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Is CNET Media Reliable?

By · Nov 18, 2023 · 6 min read

Is CNET Media Reliable?

Considering its elite reputation for technology, CNET reports “Our experts give you news, tools and advice that help you navigate our ever-changing world. Because when you understand what’s going on, you can do something about it.”

Pew Research finds that relatively few Americans trust major technology companies to consistently do what is right.

Source: Pew Research
Source: Pew Research

Biasy evaluates the reliability and accuracy of all media outlets. This article in specific will investigate the accuracy of CNET Media and their articles.

Does Reliability Matter?

Reliability, in general, refers to how trustworthy or accurate information, or in this case, a news source is. If we consider this definition, it quickly becomes clear why reliability is important in media sources. If we can’t trust the things we read then there isn’t much of a point in continuing to consume content from that source, after all. So how exactly can we gauge the reliability of a news source anyways?

There are several potential measures of reliability to look out for when trying to determine whether a media source is reliable or not. Red flags for an unreliable article can include the presence of wild unsubstantiated claims, facts dependent on other unreliable sources, heavy use of opinionated language, and more. Some indicators of a reliable news source, on the other hand, include things like:

  • Absence of subjective/opinionated language in articles
  • Credible sources cited (e.g., neutral sources, .gov, .edu websites)
  • Facts and statistics backed by multiple relevant outside sources
  • Use of primary sources when possible (e.g., interviews, quotes)
  • Information that remains consistent across news sources

So How Does CNET Media Fare in its Reliability?

Biasly has developed a political bias index to assess news organizations and their dependability. Biasly’s reliability rating for CNET Media has a Computer reliability rating of 81% reliable, which suggests that readers can trust most of CNET Media’s content online. An analyst rating for reliability has yet to be confirmed yet, however, analysts will update one soon. Our findings are aligned with third-party raters as well, showing factual reporting with a clean fact-check record.

The remainder of this article will look at supporting data for these rankings and discuss what to watch out for while searching for trustworthy news sources.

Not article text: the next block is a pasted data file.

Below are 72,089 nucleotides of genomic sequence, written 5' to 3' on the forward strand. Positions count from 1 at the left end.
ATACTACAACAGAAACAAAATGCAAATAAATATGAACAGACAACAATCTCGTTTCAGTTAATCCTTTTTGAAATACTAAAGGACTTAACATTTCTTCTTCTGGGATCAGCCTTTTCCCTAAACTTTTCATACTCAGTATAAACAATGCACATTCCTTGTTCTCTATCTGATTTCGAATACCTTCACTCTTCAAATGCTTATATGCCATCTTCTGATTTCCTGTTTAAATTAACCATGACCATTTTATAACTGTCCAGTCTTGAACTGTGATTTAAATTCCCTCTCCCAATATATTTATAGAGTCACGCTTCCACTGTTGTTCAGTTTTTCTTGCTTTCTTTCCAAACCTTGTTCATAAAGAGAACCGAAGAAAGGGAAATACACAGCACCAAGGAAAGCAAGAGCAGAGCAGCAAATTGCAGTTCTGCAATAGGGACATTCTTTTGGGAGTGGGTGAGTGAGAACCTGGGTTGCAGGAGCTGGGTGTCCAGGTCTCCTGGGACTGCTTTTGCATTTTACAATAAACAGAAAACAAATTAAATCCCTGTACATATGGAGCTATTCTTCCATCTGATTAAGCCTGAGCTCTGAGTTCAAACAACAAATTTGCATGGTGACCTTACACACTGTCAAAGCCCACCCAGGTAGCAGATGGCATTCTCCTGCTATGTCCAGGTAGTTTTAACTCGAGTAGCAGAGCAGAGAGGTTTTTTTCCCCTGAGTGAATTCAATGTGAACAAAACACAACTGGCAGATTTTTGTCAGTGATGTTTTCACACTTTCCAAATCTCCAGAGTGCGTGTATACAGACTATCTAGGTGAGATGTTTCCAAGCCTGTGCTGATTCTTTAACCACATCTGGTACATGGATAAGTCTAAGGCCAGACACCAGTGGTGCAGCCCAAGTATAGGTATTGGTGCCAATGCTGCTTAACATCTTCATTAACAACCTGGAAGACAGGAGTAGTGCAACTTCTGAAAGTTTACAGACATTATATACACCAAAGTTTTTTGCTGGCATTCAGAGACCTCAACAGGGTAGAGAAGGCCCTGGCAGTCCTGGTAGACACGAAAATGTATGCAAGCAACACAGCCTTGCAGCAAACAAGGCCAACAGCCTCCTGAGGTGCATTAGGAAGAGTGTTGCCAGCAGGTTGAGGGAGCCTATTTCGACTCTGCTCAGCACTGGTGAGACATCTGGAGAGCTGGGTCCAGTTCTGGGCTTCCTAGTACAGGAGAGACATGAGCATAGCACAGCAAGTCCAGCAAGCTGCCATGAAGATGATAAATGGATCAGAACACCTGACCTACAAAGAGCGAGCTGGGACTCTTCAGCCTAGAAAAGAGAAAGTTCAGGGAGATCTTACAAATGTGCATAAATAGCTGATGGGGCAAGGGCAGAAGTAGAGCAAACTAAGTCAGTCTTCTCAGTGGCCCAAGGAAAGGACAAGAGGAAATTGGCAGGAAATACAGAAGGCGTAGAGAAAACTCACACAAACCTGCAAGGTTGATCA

CNET Media Accuracy and Reliability

The accuracy and reliability of news organizations are significantly impacted by bias and political orientation. By evaluating CNET Media’s integrity and deducing how well they support claims with evidence, we will be able to determine their dependability. We will also check for selection and omission bias to assess the articles’ factuality.

Selection bias is when stories and facts are selected or deselected, often on ideological grounds, to create a narrative in support of the new sources’ ideology. Omission bias, on the other hand, is when different opinions and political views regarding a situation are left out so that the reader is only exposed to the ideological perspective supported by the author. It’s important to keep in mind these two types of biases when trying to assess an article’s level of accuracy.

Biasly aligns a percentage score for accuracy, ranging from 1 (least accurate) to 100 (most accurate.) These ratings are calculated based on several factors: how well claims are supported with evidence, the number of reliable internal sources that are used as well as external sources. A full page on Biasly’s website includes credibility and reliability ratings for CNET Media articles.

Recall that Biasly has given this source an 81% reliability score, although it is important to note that this score can vary from article to article– with most extreme variations in dependability coming from selection and omission bias.

Consider also another Central news source, BBC, which is rated 77% according to Biasly. They had one article that was 90% reliable titled “Abortion rights: US Catholic bishops face clash with Biden” and another article rated only 52% reliable, titled “Biden: Georgia voting restriction law is ‘atrocity.’” Resultantly, stories displaying heavy political leaning are less reliable than neutral ones.

Further, this CNET Media article titled “Tiktok CEO to Face Congress, Say It Has Solutions to Data Concerns” is rated as Center, meaning that it does not fall to one side of the political spectrum or the other.

Authors Carrie Milhalcik and Meara Isenberg use multiple and unique sources and quotes from both sides in this article to capture a holistic view of the issue. As such, one could argue that the authors avoid selection and omission bias as there is no indication of a political leaning or the omission of one side– rather, all parties are given equal length. For example,

“Officials are concerned US user data could be passed on to the Chinese government or that the Chinese government could dictate what content is shown on TikTok in a bid to influence public opinion in the US.”

“‘Tiktok has never shared, or received a request to share, U.S. user data with the Chinese government,” Chew will say, according to the prepared remarks. ‘Nor would Tiktok honor a request if one were ever made.’”

Avoiding emotionally loaded language and preventing the use of selection and omission bias is critical to achieving the most reliable news.